RTI Call-a-thon: How citizens are engaging MPs to save RTI Act

By Bhanupriya Rao

Engaging with our MPs can be fun, you know. I insist you try it. A load of us did. We were left in that strange zone where anger meets helplessness meets pity meets humor.

It all started when word got around that the Cabinet had cleared the amendments to the Right to Information Act, 2005, which are intended to keep the political parties out of the purview of the Act. The CIC, if you remember, had ruled that political parties are public bodies as they receive substantial indirect funding from the government. In an act of uncharacteristic swiftness, the amendments were cleared by the Cabinet and are ready to be tabled on the 12th August in the Lok Sabha. In another act of never-before-seen unity, the opposition and the Government are singing from the same hymn sheet to pass the Bill to keep their collective interests locked from public scrutiny.

Our frustrations were reaching fever-pitch, when Suresh Ediga, a software engineer based in New Jersey, came up with an innovative campaign idea: RTI Call-a-Thon. The idea was to call our constituency MP and ask them their personal opinion on whether they thought the political parties should be left out of the RTI Act as well as to ask them to vote against it. For, that is what we citizens who voted them to represent us, wanted them to do.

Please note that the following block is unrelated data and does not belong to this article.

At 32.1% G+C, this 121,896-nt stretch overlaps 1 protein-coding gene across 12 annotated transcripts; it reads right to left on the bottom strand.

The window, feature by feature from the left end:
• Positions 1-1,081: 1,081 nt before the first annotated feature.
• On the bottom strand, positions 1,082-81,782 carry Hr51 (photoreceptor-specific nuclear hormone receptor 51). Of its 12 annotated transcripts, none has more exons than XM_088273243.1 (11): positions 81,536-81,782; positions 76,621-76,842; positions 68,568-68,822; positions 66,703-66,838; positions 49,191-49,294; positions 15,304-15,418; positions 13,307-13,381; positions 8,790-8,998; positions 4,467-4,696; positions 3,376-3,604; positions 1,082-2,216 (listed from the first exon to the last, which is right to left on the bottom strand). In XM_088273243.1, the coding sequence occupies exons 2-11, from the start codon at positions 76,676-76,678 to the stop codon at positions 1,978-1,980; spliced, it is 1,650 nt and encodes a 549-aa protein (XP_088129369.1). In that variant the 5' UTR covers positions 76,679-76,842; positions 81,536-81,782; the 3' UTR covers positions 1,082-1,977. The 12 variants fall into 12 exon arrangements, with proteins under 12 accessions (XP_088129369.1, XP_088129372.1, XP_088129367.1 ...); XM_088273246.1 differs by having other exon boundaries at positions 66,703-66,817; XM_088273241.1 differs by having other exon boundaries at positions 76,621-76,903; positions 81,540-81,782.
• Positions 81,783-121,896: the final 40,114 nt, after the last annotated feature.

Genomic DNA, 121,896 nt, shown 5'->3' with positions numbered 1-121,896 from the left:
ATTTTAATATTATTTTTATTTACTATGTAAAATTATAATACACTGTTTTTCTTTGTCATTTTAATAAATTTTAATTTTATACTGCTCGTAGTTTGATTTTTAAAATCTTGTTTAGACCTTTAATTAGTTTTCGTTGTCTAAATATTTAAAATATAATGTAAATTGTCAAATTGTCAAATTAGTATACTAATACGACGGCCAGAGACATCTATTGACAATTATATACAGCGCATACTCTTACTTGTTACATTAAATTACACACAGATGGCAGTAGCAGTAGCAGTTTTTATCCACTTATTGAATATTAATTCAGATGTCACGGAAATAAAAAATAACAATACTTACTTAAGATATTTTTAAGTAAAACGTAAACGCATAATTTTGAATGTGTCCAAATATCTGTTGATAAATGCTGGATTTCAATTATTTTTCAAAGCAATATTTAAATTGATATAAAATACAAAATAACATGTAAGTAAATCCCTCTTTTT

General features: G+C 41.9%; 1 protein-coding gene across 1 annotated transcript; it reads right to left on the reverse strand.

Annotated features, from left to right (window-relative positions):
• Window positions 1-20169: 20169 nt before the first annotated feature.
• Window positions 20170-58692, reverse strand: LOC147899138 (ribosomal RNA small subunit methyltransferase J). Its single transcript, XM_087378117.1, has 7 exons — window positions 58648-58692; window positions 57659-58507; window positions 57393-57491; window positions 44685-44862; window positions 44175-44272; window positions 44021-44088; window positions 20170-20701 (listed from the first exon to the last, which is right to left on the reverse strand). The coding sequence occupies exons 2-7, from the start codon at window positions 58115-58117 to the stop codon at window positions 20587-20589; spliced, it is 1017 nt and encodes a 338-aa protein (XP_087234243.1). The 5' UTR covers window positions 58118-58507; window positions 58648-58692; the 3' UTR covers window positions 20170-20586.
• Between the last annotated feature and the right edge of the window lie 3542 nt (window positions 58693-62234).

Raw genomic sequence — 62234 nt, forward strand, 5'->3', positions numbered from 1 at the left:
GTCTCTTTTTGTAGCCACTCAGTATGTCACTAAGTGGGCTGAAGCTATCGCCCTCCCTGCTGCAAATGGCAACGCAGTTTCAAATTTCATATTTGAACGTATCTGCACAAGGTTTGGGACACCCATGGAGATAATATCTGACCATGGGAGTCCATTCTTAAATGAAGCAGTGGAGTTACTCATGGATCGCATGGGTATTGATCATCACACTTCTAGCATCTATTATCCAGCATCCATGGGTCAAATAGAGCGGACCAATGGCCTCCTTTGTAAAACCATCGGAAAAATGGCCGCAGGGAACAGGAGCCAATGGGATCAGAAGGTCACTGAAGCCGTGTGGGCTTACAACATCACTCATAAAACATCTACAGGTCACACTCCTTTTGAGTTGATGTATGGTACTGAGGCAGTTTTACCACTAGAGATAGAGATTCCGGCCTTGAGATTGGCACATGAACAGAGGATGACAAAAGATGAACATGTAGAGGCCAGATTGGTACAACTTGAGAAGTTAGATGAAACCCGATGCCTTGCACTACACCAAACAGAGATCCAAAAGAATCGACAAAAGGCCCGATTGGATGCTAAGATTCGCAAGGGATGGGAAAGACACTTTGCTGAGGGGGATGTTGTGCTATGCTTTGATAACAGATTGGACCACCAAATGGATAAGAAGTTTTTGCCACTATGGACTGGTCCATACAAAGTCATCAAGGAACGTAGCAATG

RTI Call-a-thon: How citizens are engaging MPs to save RTI Act

The unexpected ways in which MPs respond. AFP

Since then, hundreds of MPs have been contacted both by phone, email and SMS from both within India and abroad. Shailesh Gandhi, the former Chief Information commissioner found this innovative and made calls to 15 MPs which he has posted on his Facebook page. We created a Facebook page to log in the responses that we were getting. Some angered us, some amused us, some made us pity them. But each one of it was worth the time we spent in talking to them.

Most found the identity ‘concerned citizen’ alien. I called LK Advani’s office and was asked if I was a journalist by his staff. I replied in the negative, told him I was a ‘concerned citizen’ and begged to ask him why he thought so? His reply was ‘ I thought so because you are demanding to know Advaniji’s stand’. That demanding answers was a citizen’s job was a fascinating new concept for them. After a couple of calls, Advaniji’s response to my questions(through his staff) was that the amendments are being brought about by the Government. ‘We have nothing to do with this’. But does he support it? Will his part vote for it? He refused to say.

P Chidambaram demanded to know where the caller got his number from? Er….Sir, It is openly listed on the Lok Sabha directory. He then went on to rant that it was not his business to answer to a ‘nobody like you’.

Sitaram Yechury bellowed back at a caller saying he did not have to answer to her as she was not a member of his party. ‘You cannot sit somewhere else and tell me how I should vote in the Parliament’ was his reply. That is how it works, Mr Yechury. We elect you so that you act on our behalf.